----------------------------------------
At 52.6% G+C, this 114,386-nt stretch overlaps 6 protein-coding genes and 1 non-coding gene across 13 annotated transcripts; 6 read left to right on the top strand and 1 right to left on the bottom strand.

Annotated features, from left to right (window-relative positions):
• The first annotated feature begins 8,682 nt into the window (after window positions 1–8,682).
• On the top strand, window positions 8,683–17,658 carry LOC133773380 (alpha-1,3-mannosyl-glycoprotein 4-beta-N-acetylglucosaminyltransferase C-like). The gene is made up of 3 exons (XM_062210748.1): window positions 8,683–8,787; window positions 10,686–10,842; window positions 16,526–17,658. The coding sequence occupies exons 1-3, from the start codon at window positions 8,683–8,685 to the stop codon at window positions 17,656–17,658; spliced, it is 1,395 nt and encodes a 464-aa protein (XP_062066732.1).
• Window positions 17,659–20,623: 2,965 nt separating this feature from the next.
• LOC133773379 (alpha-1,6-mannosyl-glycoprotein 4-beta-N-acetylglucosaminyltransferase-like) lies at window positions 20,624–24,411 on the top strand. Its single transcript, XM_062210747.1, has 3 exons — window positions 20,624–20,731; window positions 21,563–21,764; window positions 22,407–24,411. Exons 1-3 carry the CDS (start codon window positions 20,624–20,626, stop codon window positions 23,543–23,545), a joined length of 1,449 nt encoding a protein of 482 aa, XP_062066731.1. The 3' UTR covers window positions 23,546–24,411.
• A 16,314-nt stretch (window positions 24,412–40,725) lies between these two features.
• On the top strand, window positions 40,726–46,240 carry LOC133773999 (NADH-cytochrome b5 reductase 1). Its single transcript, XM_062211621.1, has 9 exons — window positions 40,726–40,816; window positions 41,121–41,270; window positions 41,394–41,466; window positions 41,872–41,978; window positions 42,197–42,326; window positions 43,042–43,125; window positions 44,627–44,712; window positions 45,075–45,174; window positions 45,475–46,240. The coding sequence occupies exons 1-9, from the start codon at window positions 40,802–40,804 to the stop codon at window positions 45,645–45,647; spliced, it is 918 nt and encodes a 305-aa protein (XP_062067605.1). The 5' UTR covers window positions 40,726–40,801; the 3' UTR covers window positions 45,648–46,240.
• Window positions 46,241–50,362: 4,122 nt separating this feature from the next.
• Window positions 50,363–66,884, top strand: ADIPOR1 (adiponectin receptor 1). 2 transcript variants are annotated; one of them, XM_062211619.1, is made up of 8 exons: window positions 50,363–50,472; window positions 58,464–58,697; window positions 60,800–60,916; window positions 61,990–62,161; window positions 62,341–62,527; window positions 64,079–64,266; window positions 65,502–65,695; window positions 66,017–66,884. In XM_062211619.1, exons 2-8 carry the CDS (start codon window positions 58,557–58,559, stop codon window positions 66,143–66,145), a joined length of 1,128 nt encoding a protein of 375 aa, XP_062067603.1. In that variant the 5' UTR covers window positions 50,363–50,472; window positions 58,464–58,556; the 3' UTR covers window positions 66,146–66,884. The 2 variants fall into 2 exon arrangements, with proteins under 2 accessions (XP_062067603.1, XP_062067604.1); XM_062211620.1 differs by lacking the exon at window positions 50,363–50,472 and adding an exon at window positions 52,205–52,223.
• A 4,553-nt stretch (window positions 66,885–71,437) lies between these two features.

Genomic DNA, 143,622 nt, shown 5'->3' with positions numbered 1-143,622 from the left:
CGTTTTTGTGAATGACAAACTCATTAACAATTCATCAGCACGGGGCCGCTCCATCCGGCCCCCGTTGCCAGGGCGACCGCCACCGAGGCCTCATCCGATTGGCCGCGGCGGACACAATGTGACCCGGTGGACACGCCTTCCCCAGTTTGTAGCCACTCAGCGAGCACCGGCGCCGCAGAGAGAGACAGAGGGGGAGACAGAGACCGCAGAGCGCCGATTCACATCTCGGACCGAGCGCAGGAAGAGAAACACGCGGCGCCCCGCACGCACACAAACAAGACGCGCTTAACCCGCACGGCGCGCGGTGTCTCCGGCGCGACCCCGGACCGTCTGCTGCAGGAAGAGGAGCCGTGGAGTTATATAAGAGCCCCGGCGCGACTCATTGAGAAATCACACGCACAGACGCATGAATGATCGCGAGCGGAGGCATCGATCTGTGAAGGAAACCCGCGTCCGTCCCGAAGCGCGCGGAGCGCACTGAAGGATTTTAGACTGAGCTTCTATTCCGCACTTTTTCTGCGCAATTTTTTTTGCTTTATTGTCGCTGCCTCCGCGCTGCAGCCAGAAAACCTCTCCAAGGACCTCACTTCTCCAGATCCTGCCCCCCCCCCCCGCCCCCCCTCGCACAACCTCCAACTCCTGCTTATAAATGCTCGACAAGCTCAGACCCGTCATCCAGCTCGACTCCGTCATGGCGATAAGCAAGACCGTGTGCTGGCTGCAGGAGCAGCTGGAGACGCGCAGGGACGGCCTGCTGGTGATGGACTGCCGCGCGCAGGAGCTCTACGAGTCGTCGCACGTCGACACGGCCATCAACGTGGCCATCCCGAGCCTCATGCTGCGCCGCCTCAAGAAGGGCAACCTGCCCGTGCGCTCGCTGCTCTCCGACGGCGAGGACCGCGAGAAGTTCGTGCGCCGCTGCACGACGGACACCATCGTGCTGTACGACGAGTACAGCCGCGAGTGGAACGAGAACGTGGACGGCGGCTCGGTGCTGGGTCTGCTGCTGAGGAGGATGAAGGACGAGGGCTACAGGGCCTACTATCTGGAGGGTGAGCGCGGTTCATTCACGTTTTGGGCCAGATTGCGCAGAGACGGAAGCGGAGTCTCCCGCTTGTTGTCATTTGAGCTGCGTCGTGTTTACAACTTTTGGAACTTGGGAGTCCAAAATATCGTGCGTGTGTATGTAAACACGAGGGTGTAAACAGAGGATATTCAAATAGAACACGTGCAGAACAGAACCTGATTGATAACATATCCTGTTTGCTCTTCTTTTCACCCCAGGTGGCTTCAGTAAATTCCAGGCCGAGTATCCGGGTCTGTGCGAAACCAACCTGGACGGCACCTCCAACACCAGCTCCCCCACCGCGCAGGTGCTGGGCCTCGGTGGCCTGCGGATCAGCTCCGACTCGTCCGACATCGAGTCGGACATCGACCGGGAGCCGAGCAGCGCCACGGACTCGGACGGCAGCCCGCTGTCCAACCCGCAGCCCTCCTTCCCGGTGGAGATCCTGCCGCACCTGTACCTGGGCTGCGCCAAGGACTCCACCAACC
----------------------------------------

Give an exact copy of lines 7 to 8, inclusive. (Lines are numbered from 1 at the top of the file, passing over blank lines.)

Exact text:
• A 16,314-nt stretch (window positions 24,412–40,725) lies between these two features.
• On the top strand, window positions 40,726–46,240 carry LOC133773999 (NADH-cytochrome b5 reductase 1). Its single transcript, XM_062211621.1, has 9 exons — window positions 40,726–40,816; window positions 41,121–41,270; window positions 41,394–41,466; window positions 41,872–41,978; window positions 42,197–42,326; window positions 43,042–43,125; window positions 44,627–44,712; window positions 45,075–45,174; window positions 45,475–46,240. The coding sequence occupies exons 1-9, from the start codon at window positions 40,802–40,804 to the stop codon at window positions 45,645–45,647; spliced, it is 918 nt and encodes a 305-aa protein (XP_062067605.1). The 5' UTR covers window positions 40,726–40,801; the 3' UTR covers window positions 45,648–46,240.